Table 11.1 shows a variety of risk measurements on the same passive hedge fund indexes. On every measure of risk, all strategies except the short selling index are less risky than the S&P 500.
Hedge funds control the risk of their positions using risk management techniques. The same tools can be used by investors, creditors, and regulators to monitor the risks in a hedge fund, provided that the fund discloses either details about portfolio holdings or the results of its internal risk analyzes.
FIXED INCOME RISK MANAGEMENT
The fixed income markets developed risk management tools earlier than commodity and equity markets because the largest source of risk for most fixed income instruments is interest rates, and interest rates (even for different bonds) move together more closely than either commodity prices or stock prices. Many of the fixed income risk management tools in use today derive from the work attributable to an insurance actuary developed more than a century ago.
Bond Pricing for a Regular Coupon Bond
The mathematics of fixed income risk management begins with fixed income valuation. The price of a bond with annual payments yielding r the formula provides the present value of the coupon payments. The form of price commonly used by market participants is the value called the net price (or full price minus the value of accrued interest).
This can be generalized for bonds paying interest monthly or semiannually. This shows the value of a bond paying semiannual coupon payments for 10 years.
Duration as a Measure of Bond Risk
The risk measure in equation (11.3) is called Macaulay duration. For simplicity, this formula is given for the case of a bond with a coupon paid annually.
Notice, however, that the interval of time from the settlement date (now) until each payment is included in the numerator. The denominator is a present value factor, and the remaining term is the particular cash flow. For this reason, duration is sometimes described as the present value weighted time to maturity of the cash flows.
The convenient feature of this modified duration is that it equals the percent change in price (in particular, the dirty price) caused by a change in yield of 1 percent (or 100 basis points). For example, a bond with a coupon of 5.5 percent and duration of 5 will decline from 100 to approximately 95 if rates rise from 5.5 percent to 6.5 percent.
Bond moves from 100 at 5.5 percent to 104.433 at 4.5 percent, slightly higher than predicted by modified duration, and to 95.789 at 6.5 percent, also slightly higher than predicted by modified duration. This imprecision results from convexity, described later.
A 10-year bond with a 5.5 percent coupon is more sensitive to changes in interest rates. The modified duration of this bond is 7.413. Figure 11.3 shows the price and yield relationships of this bond.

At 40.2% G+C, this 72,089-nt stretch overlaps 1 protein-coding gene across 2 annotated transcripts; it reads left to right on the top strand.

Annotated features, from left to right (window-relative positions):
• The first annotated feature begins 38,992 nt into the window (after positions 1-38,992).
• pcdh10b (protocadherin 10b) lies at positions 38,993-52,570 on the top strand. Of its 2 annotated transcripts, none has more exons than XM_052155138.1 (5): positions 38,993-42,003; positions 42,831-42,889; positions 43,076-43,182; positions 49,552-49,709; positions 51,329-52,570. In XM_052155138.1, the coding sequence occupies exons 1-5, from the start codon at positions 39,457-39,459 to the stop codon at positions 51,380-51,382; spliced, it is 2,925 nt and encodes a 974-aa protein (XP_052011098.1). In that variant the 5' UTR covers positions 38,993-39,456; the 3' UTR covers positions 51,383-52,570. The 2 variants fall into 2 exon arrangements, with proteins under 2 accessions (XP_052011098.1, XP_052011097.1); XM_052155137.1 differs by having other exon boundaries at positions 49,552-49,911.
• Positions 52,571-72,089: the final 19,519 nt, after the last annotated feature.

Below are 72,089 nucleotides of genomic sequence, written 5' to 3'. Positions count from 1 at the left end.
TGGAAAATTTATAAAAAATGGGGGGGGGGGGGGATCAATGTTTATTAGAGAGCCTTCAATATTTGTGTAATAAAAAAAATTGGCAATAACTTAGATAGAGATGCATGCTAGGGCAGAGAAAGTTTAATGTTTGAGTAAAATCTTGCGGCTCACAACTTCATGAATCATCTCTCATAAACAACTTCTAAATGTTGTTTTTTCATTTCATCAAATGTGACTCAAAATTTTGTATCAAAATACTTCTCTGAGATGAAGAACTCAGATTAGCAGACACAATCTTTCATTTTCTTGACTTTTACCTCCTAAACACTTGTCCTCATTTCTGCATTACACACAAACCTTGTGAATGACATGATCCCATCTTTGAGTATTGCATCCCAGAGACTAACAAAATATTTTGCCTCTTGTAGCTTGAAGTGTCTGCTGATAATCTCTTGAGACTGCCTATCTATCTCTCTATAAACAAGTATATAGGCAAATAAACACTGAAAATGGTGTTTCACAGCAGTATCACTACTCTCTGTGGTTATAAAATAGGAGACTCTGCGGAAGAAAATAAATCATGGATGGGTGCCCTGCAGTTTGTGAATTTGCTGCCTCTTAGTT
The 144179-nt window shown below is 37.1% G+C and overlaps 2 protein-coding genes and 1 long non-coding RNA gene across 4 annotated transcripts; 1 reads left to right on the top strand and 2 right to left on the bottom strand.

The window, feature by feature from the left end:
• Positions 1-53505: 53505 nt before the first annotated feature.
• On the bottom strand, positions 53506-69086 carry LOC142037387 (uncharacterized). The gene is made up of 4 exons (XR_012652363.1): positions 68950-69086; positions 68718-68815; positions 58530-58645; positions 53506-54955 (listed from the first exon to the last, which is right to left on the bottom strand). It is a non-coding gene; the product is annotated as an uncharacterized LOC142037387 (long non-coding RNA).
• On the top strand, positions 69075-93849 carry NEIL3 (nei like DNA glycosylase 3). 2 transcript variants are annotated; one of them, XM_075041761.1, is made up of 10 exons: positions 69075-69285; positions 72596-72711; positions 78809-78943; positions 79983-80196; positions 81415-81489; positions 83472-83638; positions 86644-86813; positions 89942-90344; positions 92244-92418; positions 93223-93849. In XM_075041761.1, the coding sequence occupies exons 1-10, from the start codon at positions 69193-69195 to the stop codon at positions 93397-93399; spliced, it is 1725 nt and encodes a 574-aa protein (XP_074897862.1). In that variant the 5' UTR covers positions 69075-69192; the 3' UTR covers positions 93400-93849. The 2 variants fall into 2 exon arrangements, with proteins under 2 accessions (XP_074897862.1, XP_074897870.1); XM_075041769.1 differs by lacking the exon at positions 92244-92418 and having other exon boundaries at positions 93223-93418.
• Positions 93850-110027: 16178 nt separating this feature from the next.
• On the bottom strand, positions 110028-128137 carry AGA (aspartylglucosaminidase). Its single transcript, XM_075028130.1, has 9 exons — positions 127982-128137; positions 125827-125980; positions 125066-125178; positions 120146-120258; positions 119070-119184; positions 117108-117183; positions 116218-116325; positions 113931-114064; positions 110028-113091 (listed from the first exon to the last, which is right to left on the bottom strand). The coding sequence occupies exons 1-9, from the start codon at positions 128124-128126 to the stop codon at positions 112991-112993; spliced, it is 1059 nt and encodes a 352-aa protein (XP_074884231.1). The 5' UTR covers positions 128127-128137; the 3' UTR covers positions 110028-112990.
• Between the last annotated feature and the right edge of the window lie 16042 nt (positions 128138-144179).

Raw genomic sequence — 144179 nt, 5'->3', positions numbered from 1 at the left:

The price at 4.5 percent is 107.983, slightly higher than the price predicted by modified duration, and at 6.5 percent is 92.729, again slightly higher than the price predicted by modified duration. Further, notice that the modified duration of the two bonds correctly predicts that the 10-year bond will be considerably more sensitive to changes in interest rates.
Using Duration to Establish Trade Weightings
A hedge fund may use duration to establish a long position in one bond and short position in another bond so that the combination is hedged from changes in rates. For a particular change in rates equal to ?r, the gain or loss on the long position is the change in rate times the modified duration times the value of the full position. Equation (11.5) permits the trader to the dirty price as a percent of face value times the face value is the market value of the position. The modified duration is the percent change in market value for a 1 percent change in yield, and the change in yield scales the gain or loss to the amount of rate change. Each side of the equation represents a dollar amount.
The change in yield appears to be the same on both sides of the equation. If the yields of one bond are more volatile than the other, it is appropriate to include different values for the change in yields. Yields on shorter maturities tend to move more than yields on longer maturities. Yields on bonds with lower ratings may be more volatile than yields on bonds with higher ratings. The change in yields was presumed to be the same on both sides (called a parallel yield shift) so the term drops out
Duration as a Risk Management Tool
Knowing the duration of a bond allows the hedge fund manager to gauge the impact of changing interest rates on individual bonds. Fortunately, it is easy to extrapolate to the impact on a portfolio.
A portfolio with a duration of 5 will gain or lose about 5 percent of value for a change in yield of 1 percent or 100 basis points.
Using Short Positions in Bonds to Control Risk